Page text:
15th July 2021

A BSAC funded project, a collaboration between University College London in the UK, HerpeZ in Zambia  and the Institute of Endemic Diseases in Sudan, is now recruiting patients to take part in a ground-breaking study exploring whether changes to infection prevention and control policies that were introduced due to COVID actually make it more likely that patients will catch other, potentially drug-resistant, infections while in hospital. Project lead, Dr Linzy Elton, explains more…

On COVID-19 wards around the world, infection prevention and control policies have been modified to protect patients and staff from transmission of SARS-CoV-2. These include Personal Protective Equipment, and the types and doses of antibiotics that a patient receives whilst on the ward. We want to know whether these changes make a patient more (or less) likely to catch other infections whilst they are in hospital. If patients catch bacterial infections on the wards, it is likely that they have been passed between others on the ward and an increased chance that they are resistant to more than one antibiotic.

To do this, we are taking samples from patients who have developed a bacterial infection whilst on the ward and culturing them, so that we can identify any bacteria that might be causing these infections. We then test these bugs with different antibiotics, to see whether they are resistant, or susceptible to (can be killed by) the antibiotics. We will then take the genetic material of the bacteria which are resistant and sequence them (this means we’ll be identifying the unique code of each one) and comparing all our bacteria, to see whether they may have been sharing their antibiotic resistance genes with each other whilst on the wards!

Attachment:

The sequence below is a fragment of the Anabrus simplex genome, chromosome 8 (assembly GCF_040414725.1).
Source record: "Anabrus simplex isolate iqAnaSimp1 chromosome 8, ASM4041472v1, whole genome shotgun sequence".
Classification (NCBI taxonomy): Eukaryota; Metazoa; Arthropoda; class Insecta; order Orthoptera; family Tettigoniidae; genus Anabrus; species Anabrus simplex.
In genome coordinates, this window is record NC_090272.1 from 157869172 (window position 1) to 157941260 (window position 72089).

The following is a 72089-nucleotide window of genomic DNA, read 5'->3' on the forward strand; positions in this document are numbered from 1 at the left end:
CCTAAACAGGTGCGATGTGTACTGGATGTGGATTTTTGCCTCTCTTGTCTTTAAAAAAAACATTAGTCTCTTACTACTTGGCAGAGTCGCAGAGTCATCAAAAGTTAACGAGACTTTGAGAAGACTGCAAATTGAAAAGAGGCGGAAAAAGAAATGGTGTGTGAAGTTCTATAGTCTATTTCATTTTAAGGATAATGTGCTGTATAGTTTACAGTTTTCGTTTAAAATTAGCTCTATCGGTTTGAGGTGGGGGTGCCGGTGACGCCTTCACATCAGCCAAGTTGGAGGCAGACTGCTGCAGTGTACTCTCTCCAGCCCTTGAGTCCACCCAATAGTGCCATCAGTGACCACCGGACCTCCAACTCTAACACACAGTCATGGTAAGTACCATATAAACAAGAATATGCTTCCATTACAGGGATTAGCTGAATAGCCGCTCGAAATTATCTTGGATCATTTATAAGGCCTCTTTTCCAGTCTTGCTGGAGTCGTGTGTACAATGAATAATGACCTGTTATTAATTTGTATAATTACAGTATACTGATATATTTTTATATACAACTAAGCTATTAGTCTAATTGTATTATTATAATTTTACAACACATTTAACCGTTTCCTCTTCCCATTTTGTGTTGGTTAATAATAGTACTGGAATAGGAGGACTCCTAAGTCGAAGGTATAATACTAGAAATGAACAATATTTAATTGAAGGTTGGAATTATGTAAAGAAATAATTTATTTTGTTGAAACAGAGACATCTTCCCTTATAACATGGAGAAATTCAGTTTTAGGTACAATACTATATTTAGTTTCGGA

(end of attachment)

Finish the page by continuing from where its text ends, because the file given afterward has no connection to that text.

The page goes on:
We hope that our findings will help countries with their infection prevention and control policies for COVID-19 wards, so that they can protect staff and patients not only from COVID-19, but also from antibiotic resistant bacteria, which can be very hard to treat! We also hope that we can use our collection of antibiotic resistant bacteria to create a protocol that doctors can use to quickly identify potential outbreaks of resistant bacteria on wards, using sequencing, which may reduce the number of patients getting sick.

 

Follow us on Twitter @AmrCovid for updates, photos and information on what we find!

 

Dr Linzy Elton is a research associate working for the Pan-African Network for Rapid Research, Response and Preparedness for Infectious Disease Epidemics (PANDORA-ID-NET) consortium and the Networks of Excellence for Tuberculosis, Malaria and HIV/AIDs, to develop and strengthen effective outbreak response capacities across Africa.

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